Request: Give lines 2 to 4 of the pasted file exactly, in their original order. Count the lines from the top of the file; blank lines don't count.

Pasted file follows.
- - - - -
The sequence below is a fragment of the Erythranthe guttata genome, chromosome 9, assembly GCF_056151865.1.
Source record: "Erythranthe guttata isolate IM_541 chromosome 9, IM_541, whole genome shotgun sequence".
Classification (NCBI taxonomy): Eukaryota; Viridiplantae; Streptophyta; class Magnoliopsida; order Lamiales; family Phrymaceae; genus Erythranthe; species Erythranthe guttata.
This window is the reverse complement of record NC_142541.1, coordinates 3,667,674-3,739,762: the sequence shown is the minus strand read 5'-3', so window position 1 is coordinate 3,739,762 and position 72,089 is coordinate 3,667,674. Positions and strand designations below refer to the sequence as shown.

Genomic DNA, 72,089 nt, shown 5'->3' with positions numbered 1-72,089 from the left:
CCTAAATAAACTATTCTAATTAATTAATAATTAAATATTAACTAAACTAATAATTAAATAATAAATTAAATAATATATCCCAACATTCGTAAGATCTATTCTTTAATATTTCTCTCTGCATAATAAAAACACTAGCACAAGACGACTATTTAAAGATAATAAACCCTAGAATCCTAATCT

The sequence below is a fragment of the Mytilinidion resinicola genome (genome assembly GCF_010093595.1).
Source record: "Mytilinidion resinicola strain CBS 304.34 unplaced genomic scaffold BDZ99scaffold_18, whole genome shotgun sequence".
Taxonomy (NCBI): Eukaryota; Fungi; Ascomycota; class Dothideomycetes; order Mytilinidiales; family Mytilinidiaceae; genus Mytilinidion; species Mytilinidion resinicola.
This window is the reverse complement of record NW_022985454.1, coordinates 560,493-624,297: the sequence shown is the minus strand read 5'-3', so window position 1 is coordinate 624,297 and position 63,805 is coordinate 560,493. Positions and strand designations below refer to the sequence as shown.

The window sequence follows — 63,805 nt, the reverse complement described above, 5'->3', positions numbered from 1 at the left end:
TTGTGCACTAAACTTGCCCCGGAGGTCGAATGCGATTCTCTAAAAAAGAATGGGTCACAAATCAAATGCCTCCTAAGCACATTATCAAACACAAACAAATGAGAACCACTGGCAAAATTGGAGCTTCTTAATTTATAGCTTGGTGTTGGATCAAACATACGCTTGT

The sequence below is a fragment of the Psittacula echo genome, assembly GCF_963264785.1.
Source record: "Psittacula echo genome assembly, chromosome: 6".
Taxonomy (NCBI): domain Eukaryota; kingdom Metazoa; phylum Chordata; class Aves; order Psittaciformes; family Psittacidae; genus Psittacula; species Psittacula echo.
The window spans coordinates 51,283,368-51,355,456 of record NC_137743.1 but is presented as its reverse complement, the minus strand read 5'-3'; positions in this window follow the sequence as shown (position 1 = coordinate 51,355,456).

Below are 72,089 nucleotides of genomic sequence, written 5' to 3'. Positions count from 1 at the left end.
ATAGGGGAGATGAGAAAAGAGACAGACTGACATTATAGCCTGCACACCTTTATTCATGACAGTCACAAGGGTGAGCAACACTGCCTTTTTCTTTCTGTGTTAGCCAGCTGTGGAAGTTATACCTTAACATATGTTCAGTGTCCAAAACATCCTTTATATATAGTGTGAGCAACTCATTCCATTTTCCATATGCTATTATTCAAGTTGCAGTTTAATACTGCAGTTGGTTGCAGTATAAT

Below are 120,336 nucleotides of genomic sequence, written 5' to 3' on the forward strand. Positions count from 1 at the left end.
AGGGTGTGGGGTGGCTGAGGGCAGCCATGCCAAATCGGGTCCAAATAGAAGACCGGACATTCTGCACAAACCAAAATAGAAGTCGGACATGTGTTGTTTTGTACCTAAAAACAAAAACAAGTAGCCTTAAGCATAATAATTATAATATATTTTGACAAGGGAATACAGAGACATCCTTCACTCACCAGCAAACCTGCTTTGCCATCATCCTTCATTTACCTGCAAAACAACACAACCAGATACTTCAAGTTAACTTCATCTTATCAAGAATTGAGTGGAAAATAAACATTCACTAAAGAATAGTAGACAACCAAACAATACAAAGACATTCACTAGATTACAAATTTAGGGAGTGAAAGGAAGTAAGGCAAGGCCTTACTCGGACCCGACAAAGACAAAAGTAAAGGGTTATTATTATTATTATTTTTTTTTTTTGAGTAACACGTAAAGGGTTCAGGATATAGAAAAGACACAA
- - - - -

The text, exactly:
Source record: "Erythranthe guttata isolate IM_541 chromosome 9, IM_541, whole genome shotgun sequence".
Classification (NCBI taxonomy): Eukaryota; Viridiplantae; Streptophyta; class Magnoliopsida; order Lamiales; family Phrymaceae; genus Erythranthe; species Erythranthe guttata.
This window is the reverse complement of record NC_142541.1, coordinates 3,667,674-3,739,762: the sequence shown is the minus strand read 5'-3', so window position 1 is coordinate 3,739,762 and position 72,089 is coordinate 3,667,674. Positions and strand designations below refer to the sequence as shown.